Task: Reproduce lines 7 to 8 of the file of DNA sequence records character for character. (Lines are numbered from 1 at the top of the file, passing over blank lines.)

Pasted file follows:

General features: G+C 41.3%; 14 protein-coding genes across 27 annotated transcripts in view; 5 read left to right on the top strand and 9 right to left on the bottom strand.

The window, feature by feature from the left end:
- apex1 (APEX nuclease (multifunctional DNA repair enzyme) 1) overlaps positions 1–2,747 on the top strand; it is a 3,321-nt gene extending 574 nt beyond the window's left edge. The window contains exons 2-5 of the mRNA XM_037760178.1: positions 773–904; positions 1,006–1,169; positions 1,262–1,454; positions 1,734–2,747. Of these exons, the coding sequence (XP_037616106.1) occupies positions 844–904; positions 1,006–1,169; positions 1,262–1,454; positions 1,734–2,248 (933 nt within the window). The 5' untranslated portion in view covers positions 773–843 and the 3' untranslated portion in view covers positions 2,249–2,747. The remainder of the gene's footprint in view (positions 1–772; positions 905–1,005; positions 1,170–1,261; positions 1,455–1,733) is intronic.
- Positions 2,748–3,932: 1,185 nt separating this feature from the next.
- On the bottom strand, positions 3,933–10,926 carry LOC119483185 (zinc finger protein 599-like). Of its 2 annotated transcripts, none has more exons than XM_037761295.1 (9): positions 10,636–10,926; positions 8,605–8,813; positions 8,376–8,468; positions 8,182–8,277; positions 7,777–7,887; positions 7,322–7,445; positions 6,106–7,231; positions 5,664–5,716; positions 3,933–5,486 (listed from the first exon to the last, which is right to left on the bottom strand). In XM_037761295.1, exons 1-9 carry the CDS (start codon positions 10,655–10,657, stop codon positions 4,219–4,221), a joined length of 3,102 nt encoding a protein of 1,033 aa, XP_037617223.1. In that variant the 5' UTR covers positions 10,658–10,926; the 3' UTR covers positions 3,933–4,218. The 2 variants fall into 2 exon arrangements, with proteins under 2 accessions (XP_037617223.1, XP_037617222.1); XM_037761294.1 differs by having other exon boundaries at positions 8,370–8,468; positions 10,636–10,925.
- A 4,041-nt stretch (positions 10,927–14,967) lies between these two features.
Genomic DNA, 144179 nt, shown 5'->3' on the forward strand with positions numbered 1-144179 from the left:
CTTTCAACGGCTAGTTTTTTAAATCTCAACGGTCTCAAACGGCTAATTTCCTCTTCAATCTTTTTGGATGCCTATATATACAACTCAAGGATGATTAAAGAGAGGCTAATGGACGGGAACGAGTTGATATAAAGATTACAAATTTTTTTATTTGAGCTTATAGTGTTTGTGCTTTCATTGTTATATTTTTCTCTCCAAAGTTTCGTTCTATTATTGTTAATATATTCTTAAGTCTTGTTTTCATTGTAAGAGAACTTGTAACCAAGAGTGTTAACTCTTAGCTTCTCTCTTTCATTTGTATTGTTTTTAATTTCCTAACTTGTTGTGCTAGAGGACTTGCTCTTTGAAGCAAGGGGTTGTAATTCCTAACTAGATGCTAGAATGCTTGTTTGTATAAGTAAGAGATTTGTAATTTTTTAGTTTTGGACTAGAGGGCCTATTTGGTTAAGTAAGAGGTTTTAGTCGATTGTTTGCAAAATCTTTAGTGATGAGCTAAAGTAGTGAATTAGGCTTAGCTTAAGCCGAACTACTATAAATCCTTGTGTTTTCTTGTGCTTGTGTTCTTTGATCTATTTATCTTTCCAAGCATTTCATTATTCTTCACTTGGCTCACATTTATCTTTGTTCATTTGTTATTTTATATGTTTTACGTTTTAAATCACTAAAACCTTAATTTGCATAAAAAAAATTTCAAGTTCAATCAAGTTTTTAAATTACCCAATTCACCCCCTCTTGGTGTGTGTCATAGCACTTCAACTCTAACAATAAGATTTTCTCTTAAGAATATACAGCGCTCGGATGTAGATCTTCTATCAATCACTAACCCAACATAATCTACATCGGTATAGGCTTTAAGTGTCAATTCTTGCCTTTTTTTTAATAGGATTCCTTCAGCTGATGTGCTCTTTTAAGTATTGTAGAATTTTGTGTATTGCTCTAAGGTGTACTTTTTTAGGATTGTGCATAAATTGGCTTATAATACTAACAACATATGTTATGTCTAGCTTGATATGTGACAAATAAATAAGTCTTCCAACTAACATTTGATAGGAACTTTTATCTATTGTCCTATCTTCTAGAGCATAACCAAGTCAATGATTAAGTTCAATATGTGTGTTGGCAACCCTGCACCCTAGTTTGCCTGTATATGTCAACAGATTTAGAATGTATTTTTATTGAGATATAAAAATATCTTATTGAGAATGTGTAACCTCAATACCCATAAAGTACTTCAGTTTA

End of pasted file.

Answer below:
Genomic DNA, 144179 nt, shown 5'->3' on the forward strand with positions numbered 1-144179 from the left:
CTTTCAACGGCTAGTTTTTTAAATCTCAACGGTCTCAAACGGCTAATTTCCTCTTCAATCTTTTTGGATGCCTATATATACAACTCAAGGATGATTAAAGAGAGGCTAATGGACGGGAACGAGTTGATATAAAGATTACAAATTTTTTTATTTGAGCTTATAGTGTTTGTGCTTTCATTGTTATATTTTTCTCTCCAAAGTTTCGTTCTATTATTGTTAATATATTCTTAAGTCTTGTTTTCATTGTAAGAGAACTTGTAACCAAGAGTGTTAACTCTTAGCTTCTCTCTTTCATTTGTATTGTTTTTAATTTCCTAACTTGTTGTGCTAGAGGACTTGCTCTTTGAAGCAAGGGGTTGTAATTCCTAACTAGATGCTAGAATGCTTGTTTGTATAAGTAAGAGATTTGTAATTTTTTAGTTTTGGACTAGAGGGCCTATTTGGTTAAGTAAGAGGTTTTAGTCGATTGTTTGCAAAATCTTTAGTGATGAGCTAAAGTAGTGAATTAGGCTTAGCTTAAGCCGAACTACTATAAATCCTTGTGTTTTCTTGTGCTTGTGTTCTTTGATCTATTTATCTTTCCAAGCATTTCATTATTCTTCACTTGGCTCACATTTATCTTTGTTCATTTGTTATTTTATATGTTTTACGTTTTAAATCACTAAAACCTTAATTTGCATAAAAAAAATTTCAAGTTCAATCAAGTTTTTAAATTACCCAATTCACCCCCTCTTGGTGTGTGTCATAGCACTTCAACTCTAACAATAAGATTTTCTCTTAAGAATATACAGCGCTCGGATGTAGATCTTCTATCAATCACTAACCCAACATAATCTACATCGGTATAGGCTTTAAGTGTCAATTCTTGCCTTTTTTTTAATAGGATTCCTTCAGCTGATGTGCTCTTTTAAGTATTGTAGAATTTTGTGTATTGCTCTAAGGTGTACTTTTTTAGGATTGTGCATAAATTGGCTTATAATACTAACAACATATGTTATGTCTAGCTTGATATGTGACAAATAAATAAGTCTTCCAACTAACATTTGATAGGAACTTTTATCTATTGTCCTATCTTCTAGAGCATAACCAAGTCAATGATTAAGTTCAATATGTGTGTTGGCAACCCTGCACCCTAGTTTGCCTGTATATGTCAACAGATTTAGAATGTATTTTTATTGAGATATAAAAATATCTTATTGAGAATGTGTAACCTCAATACCCATAAAGTACTTCAGTTTA